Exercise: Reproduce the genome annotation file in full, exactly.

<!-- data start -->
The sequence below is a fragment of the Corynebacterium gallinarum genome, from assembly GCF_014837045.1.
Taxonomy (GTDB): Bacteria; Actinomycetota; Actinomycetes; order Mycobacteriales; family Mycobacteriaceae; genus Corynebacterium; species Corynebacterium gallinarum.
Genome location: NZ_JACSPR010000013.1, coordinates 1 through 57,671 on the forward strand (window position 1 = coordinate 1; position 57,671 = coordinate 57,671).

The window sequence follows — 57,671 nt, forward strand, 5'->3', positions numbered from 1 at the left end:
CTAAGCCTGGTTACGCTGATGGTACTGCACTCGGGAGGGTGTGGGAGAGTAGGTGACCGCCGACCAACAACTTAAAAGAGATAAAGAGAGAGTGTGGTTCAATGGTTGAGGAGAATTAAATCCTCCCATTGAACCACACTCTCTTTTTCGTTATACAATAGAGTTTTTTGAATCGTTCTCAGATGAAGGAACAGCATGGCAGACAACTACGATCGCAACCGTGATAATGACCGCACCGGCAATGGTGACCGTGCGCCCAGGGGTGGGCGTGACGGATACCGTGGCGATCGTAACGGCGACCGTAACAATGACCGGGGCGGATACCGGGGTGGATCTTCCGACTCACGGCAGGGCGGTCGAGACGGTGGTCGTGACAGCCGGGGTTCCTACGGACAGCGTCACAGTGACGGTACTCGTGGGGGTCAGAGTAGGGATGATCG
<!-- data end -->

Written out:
The sequence below is a fragment of the Corynebacterium gallinarum genome, from assembly GCF_014837045.1.
Taxonomy (GTDB): Bacteria; Actinomycetota; Actinomycetes; order Mycobacteriales; family Mycobacteriaceae; genus Corynebacterium; species Corynebacterium gallinarum.
Genome location: NZ_JACSPR010000013.1, coordinates 1 through 57,671 on the forward strand (window position 1 = coordinate 1; position 57,671 = coordinate 57,671).

The window sequence follows — 57,671 nt, forward strand, 5'->3', positions numbered from 1 at the left end:
CTAAGCCTGGTTACGCTGATGGTACTGCACTCGGGAGGGTGTGGGAGAGTAGGTGACCGCCGACCAACAACTTAAAAGAGATAAAGAGAGAGTGTGGTTCAATGGTTGAGGAGAATTAAATCCTCCCATTGAACCACACTCTCTTTTTCGTTATACAATAGAGTTTTTTGAATCGTTCTCAGATGAAGGAACAGCATGGCAGACAACTACGATCGCAACCGTGATAATGACCGCACCGGCAATGGTGACCGTGCGCCCAGGGGTGGGCGTGACGGATACCGTGGCGATCGTAACGGCGACCGTAACAATGACCGGGGCGGATACCGGGGTGGATCTTCCGACTCACGGCAGGGCGGTCGAGACGGTGGTCGTGACAGCCGGGGTTCCTACGGACAGCGTCACAGTGACGGTACTCGTGGGGGTCAGAGTAGGGATGATCG